It appears all things '80s-inspired are trying to creep back into fashion this year, and ever since I heard the news, I've wondered whether some of that decade's punk fashions might follow suit. If so, investors may well wonder whether punk and goth wardrober Hot Topic
A fashion supplement called Fashion Rocks, which recently arrived in my mailbox via snail mail with some Conde Nast publications, caught my eye with a feature exploring punk music and fashion. And I recently saw a USA TODAY article that claimed "new age" punk influences may well be coming back. Accoutrements like fingerless gloves are hitting the shelves once again, with Hot Topic and Urban Outfitters
Given that Hot Topic has been posting gloom-and-doom numbers consistently for a while now, a radical shift in fashion might combine with increased customer traffic and sales -- as well as easy comparisons to past years -- to make the retailer look cool again in coming months.
On the other hand, during fashion phases when punk goes mainstream, there's more competition to provide the goods. Not that I'd expect a great deal of edginess from retailers like J. Crew
I wouldn't be too surprised if any fall resurgence in punk trends among teens turns out to help Hot Topic over the short term (bearing in mind that these would be the types of kids who might go straight back to preppy by spring). And of course, judging by several "How punk are you?" Internet quizzes I found on a lark recently, mall-based Hot Topic seems to be taken about as seriously as Blink-182 on the spectrum of genuine punk-ness. However, such a shift in fashion certainly could increase the customer traffic at Hot Topic.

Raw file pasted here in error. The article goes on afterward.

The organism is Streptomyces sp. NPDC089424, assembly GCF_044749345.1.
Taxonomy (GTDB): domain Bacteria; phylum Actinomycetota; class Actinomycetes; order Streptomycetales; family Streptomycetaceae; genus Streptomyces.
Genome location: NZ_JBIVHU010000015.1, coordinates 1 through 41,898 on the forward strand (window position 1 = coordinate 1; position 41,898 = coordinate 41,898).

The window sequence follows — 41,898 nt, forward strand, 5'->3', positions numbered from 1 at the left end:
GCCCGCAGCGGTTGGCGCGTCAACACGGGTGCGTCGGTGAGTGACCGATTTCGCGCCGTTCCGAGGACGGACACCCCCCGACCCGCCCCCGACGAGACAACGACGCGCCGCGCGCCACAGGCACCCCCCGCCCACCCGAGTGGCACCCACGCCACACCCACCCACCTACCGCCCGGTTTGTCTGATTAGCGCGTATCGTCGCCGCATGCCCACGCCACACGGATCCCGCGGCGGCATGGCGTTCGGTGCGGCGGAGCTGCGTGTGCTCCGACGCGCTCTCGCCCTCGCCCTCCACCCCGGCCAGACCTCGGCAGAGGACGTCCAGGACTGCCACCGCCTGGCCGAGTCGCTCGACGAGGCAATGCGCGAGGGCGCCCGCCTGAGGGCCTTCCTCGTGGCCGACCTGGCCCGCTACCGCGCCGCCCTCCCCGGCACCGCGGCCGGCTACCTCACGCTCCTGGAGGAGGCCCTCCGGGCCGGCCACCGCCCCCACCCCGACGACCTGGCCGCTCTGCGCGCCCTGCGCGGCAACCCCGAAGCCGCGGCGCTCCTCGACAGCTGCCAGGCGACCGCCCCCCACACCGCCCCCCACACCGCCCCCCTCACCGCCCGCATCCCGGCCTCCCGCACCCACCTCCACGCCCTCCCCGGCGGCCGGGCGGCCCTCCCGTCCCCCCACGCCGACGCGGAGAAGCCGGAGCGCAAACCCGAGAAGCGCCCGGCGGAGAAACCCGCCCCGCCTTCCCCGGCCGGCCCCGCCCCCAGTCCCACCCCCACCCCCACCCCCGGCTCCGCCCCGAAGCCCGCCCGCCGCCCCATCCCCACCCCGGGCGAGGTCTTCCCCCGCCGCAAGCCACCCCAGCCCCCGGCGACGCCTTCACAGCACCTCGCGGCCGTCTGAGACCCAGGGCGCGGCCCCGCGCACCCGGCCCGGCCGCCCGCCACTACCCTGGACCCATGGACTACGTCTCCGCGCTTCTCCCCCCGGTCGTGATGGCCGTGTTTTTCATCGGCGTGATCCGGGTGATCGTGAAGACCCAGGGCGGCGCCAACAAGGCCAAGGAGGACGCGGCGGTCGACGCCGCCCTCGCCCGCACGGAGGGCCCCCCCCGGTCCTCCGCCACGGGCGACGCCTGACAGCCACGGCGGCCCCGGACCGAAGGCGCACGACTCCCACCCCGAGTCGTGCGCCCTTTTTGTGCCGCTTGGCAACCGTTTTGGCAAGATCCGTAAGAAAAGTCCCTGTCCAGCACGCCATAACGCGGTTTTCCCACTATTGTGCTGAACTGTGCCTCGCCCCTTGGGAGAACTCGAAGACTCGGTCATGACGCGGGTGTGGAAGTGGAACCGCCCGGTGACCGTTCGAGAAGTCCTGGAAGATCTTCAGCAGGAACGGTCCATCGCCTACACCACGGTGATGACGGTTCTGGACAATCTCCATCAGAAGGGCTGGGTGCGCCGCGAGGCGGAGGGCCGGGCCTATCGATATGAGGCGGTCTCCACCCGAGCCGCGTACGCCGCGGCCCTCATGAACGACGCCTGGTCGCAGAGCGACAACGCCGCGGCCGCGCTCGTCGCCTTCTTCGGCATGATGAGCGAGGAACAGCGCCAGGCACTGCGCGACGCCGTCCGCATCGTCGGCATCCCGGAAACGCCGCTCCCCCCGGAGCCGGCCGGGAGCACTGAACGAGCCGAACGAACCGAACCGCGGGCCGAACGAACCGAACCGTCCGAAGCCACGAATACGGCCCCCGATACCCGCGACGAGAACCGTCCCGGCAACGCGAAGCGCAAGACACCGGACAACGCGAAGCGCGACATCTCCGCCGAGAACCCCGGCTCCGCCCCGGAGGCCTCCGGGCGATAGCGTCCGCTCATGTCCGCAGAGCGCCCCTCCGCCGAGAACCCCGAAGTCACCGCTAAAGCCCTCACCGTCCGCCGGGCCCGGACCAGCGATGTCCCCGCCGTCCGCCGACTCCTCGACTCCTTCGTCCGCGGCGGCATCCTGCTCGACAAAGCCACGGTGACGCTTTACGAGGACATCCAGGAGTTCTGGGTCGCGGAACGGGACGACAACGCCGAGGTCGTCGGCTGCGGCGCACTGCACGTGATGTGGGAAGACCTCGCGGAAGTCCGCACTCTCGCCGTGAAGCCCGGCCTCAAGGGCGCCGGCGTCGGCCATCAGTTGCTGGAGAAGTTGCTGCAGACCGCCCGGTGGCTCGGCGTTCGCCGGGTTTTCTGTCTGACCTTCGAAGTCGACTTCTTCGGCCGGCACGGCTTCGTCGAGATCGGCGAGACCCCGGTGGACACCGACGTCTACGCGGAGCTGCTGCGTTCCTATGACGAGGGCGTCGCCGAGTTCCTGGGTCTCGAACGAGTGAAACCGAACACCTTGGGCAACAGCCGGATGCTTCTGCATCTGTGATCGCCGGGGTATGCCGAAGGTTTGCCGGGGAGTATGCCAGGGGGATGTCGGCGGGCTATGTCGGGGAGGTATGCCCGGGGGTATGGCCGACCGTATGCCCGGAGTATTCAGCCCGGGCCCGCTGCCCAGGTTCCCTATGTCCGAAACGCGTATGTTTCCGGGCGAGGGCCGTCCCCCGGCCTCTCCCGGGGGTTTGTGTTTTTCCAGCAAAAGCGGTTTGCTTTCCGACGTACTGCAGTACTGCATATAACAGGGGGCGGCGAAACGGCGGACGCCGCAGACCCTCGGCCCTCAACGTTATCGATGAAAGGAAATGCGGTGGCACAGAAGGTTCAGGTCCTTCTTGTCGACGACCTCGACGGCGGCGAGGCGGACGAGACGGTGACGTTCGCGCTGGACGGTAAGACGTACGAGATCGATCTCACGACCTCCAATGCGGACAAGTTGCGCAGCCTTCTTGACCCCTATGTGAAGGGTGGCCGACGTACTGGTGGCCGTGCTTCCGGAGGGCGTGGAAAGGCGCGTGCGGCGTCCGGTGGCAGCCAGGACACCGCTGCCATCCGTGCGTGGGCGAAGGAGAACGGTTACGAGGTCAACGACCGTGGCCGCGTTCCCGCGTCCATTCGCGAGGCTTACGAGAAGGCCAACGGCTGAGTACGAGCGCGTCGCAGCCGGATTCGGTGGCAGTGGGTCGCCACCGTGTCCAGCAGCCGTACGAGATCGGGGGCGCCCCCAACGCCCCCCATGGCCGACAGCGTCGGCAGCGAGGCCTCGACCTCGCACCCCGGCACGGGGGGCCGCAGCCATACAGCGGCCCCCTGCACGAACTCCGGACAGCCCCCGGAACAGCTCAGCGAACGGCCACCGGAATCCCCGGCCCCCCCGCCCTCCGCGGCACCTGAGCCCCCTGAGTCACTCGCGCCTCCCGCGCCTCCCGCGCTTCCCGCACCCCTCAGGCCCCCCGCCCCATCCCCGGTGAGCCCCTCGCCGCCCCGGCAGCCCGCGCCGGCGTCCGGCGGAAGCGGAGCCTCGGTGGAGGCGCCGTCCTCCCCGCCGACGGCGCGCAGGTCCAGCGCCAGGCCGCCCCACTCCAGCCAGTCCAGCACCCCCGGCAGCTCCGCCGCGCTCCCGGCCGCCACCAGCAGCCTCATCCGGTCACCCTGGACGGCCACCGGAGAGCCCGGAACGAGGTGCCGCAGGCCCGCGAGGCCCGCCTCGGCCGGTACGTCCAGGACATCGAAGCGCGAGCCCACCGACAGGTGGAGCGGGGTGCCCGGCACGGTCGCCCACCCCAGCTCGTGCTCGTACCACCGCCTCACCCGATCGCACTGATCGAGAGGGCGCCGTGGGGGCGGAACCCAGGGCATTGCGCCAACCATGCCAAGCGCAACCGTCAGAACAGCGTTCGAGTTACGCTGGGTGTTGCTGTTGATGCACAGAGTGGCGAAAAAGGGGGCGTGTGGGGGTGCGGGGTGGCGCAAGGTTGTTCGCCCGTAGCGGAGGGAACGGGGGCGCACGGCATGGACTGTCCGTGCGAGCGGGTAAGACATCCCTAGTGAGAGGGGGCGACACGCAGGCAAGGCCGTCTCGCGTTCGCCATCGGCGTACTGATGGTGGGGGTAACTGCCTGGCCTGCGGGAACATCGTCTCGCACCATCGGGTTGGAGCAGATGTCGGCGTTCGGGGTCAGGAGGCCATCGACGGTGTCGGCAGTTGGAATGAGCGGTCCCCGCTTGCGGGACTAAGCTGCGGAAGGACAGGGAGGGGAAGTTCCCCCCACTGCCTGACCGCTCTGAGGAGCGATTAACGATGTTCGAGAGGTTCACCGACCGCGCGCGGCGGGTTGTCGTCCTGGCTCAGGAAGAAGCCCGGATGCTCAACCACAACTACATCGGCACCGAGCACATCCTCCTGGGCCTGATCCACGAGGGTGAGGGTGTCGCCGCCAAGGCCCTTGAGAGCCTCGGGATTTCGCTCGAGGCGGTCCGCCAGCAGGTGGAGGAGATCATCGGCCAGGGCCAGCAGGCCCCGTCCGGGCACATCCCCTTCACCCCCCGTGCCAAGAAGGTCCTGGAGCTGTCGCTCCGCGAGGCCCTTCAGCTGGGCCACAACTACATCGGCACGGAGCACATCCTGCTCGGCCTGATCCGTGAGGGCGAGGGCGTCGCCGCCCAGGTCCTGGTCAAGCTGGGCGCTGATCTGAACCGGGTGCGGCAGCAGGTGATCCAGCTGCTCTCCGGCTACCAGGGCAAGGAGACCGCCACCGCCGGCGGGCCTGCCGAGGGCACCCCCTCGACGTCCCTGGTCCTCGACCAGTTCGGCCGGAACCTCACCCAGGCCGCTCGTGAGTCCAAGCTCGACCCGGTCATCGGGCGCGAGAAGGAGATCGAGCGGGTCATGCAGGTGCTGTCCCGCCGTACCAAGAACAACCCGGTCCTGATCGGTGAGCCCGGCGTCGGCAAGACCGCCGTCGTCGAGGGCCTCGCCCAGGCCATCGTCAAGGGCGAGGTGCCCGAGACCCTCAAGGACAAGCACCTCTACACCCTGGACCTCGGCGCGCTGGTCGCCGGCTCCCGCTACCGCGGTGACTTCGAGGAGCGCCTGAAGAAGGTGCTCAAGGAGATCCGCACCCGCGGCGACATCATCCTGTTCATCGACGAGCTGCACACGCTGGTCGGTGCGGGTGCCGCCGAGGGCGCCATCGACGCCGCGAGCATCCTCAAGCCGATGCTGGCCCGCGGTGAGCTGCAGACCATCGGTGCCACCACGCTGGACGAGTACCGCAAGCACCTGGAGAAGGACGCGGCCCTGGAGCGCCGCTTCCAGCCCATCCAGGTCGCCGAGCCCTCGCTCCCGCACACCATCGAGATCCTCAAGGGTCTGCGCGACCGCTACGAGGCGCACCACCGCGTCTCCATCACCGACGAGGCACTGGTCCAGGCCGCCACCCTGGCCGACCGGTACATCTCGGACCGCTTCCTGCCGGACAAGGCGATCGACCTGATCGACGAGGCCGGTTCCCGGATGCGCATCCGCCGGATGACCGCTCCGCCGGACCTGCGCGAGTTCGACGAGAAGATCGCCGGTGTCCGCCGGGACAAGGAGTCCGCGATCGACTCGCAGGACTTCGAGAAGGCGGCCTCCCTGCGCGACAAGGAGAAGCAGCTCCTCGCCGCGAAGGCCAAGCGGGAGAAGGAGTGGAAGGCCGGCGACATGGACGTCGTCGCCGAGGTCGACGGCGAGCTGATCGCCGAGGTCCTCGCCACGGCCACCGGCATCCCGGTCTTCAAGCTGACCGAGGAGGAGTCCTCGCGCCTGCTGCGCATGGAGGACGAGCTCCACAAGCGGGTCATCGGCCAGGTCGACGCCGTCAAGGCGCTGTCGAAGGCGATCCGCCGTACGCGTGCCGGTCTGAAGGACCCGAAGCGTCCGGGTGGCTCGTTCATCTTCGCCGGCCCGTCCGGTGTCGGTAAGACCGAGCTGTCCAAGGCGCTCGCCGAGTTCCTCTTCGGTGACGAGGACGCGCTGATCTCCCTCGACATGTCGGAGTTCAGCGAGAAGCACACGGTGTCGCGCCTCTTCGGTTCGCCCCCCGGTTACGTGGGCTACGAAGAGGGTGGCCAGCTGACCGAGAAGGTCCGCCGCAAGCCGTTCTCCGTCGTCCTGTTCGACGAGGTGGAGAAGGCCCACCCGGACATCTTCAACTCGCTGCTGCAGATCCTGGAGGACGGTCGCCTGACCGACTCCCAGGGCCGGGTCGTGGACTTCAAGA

This brings to mind one of the biggest questions I've had about Hot Topic ever since I learned it existed -- one I consider a long-term issue for the retailer. Can a mall-based punk and goth chain really be considered the "real deal" for kids who are truly into the subculture? I know how punks in my day would have viewed such a mall-based chain retailer, and I've often wondered whether kids have changed that much. Any retailer that's trying to woo youth subculture faces a difficult road when it comes to proving that it's not pandering to poseurs. (Judging by what I've seen of Volcom
I wouldn't be too surprised if Hot Topic might start looking better to investors over the next few months, should punk fashions once again reach the mainstream. But I'd be reluctant to think the turnaround would be anything less than risky, since fickle fashion will shift again.
For more on Hot Topic, see the following Foolish articles:
- Jeremy McNealy heads up a Folly Volley on Hot Topic.
- Last quarter, HOTT was still not.
- Gloom's okay for Hot Topic's clothes, but not for its outlook.